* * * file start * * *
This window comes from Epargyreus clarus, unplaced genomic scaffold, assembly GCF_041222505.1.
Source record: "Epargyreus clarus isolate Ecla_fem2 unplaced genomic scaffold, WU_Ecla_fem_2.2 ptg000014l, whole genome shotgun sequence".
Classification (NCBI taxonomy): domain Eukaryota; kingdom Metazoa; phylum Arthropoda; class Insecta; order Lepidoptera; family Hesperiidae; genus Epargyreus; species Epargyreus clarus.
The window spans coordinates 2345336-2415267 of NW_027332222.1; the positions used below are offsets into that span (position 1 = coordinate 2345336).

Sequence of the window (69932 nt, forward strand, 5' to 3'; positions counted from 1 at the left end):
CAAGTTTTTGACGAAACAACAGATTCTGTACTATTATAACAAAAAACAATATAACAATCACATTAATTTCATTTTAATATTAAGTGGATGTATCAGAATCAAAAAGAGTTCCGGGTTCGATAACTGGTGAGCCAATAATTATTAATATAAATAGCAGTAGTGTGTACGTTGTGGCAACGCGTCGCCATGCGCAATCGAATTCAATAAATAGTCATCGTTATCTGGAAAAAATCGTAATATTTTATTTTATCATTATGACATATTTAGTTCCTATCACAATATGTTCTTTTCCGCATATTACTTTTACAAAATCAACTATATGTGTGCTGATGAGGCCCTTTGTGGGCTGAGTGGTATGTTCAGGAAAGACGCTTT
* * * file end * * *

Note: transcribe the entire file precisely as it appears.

This window comes from Epargyreus clarus, unplaced genomic scaffold, assembly GCF_041222505.1.
Source record: "Epargyreus clarus isolate Ecla_fem2 unplaced genomic scaffold, WU_Ecla_fem_2.2 ptg000014l, whole genome shotgun sequence".
Classification (NCBI taxonomy): domain Eukaryota; kingdom Metazoa; phylum Arthropoda; class Insecta; order Lepidoptera; family Hesperiidae; genus Epargyreus; species Epargyreus clarus.
The window spans coordinates 2345336-2415267 of NW_027332222.1; the positions used below are offsets into that span (position 1 = coordinate 2345336).

Sequence of the window (69932 nt, forward strand, 5' to 3'; positions counted from 1 at the left end):
CAAGTTTTTGACGAAACAACAGATTCTGTACTATTATAACAAAAAACAATATAACAATCACATTAATTTCATTTTAATATTAAGTGGATGTATCAGAATCAAAAAGAGTTCCGGGTTCGATAACTGGTGAGCCAATAATTATTAATATAAATAGCAGTAGTGTGTACGTTGTGGCAACGCGTCGCCATGCGCAATCGAATTCAATAAATAGTCATCGTTATCTGGAAAAAATCGTAATATTTTATTTTATCATTATGACATATTTAGTTCCTATCACAATATGTTCTTTTCCGCATATTACTTTTACAAAATCAACTATATGTGTGCTGATGAGGCCCTTTGTGGGCTGAGTGGTATGTTCAGGAAAGACGCTTT